PENSACOLA — On the day the Obama administration doubled its minimum estimate of how much crude oil was gushing from the Deepwater Horizon oil well, brown gooey oil slopped into the Perdido Pass and an oil sheen burst through a boom system protecting the Pensacola Pass on Thursday, the first confirmed invasion of oil into Florida’s fragile inland waterways.
Oil could be plainly seen on the Alabama side of the Perdido Pass, where workers scraped it from a boat ramp near bright yellow boom.
And in Escambia County the incoming overnight tide left oil intermixed with sargassum grass in the first major intracoastal of Florida at Pensacola Pass, said spokeswoman Sonya Daniel.
Six boats were skimming oil in the pass, with five more monitoring the water.
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“I’m watching the oil come in, I’ve seen it on the beach. It’s in the seaweed. I cry,” said Dorothy King, 65, moments before a community meeting Thursday night at Perdido Bay Community Center.
“For the animals, for the rest of my life it won’t be the same,” added King, who splits her time between homes in Perdido Key and Pensacola. “I’m mad at BP.”
The county deployed booms to protect 17 separate individual inlets from bayous and coves where the seagrass is especially sensitive. But King noted mournfully that “they said a month ago our seas were too rough for the boom.”
About 150 people were attending the meeting for a briefing by representatives of the Coast Guard and BP, which were in their 52nd day fighting an ever widening spill in the Gulf of Mexico.
Perdido Pass is the gateway to the first waterways straddling the Alabama-Florida border and, in Washington, Coast Guard Adm. Thad Allen said the chief marine protection measure there was an open-close strategy to stem the flow.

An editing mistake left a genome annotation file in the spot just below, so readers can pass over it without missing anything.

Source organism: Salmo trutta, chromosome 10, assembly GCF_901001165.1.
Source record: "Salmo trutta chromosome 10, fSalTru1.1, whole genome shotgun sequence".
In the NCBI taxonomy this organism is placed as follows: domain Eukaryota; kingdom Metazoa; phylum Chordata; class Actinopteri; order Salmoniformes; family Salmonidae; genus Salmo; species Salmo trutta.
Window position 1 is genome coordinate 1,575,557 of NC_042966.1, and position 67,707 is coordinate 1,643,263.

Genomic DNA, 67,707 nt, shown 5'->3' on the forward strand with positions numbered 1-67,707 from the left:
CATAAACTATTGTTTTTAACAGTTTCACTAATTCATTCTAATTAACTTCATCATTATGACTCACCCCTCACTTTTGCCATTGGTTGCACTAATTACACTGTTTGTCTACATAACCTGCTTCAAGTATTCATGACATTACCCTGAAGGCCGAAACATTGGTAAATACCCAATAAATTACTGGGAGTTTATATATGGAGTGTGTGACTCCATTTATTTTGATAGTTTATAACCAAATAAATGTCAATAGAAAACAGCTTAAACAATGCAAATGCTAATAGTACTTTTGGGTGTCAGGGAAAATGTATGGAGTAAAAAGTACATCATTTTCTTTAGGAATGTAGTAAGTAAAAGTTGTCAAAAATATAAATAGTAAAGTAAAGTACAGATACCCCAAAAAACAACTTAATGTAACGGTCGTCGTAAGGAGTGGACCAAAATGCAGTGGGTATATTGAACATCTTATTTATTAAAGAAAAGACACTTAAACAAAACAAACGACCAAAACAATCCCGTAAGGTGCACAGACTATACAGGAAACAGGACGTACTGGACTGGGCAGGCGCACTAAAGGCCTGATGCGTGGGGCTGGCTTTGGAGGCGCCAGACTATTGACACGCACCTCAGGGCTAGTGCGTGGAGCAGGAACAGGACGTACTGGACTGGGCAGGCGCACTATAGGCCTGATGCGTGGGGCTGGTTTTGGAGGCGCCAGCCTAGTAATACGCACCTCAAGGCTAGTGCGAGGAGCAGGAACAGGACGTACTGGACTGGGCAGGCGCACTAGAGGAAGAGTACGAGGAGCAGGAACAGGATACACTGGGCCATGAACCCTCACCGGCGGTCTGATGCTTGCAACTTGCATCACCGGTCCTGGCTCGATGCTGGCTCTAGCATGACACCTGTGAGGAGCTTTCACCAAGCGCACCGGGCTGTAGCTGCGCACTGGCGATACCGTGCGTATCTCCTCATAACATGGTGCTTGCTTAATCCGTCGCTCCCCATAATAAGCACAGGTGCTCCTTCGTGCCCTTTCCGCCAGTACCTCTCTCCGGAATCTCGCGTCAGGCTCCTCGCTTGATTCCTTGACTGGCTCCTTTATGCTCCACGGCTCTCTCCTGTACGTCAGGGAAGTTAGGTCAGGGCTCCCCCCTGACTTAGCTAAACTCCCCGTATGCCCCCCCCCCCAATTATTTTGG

As the water ebbs, he said, vessels would be allowed to leave through Perdido Pass into the Gulf of Mexico. As it flows, vessel traffic would be prohibited, which is precisely what happened when the Coast Guard slammed shut the pass to boat traffic on Wednesday night.
“There’s no 100 percent guarantee that the oil won’t get through,” Allen said. “There are very strong currents at the ebb and the flow.”
In addition, he said Escambia County had deployed “a fairly robust booming system.”
Still, at a boat launch in Alabama on the western side of Perdido Pass, two Miami Herald journalists could plainly see brown oil slopped against the side of bright yellow boom. Six workers in orange life jackets and green gloves dipped nets into the water, scooping up large blobs of thick goo.
The men, in waders to the waist, filled large plastic bags with the oil and pieces of plastic used to help catch it. A mound of about 50 plastic bags, tied off with duct tape, sat not far from where the men worked.
Alabaman Harry Haas, 60, of Orange Beach, saw pictures of the oil on the news and wanted to see for himself.
“It’s depressing, it’s frustrating,” he said. “BP won’t listen to common sense solutions.”
His proposal: Employ more oil absorbent booms along the Gulf to suck up the crude. “It’s very depressing when you live here,” he said. “They’re shutting our economy down.”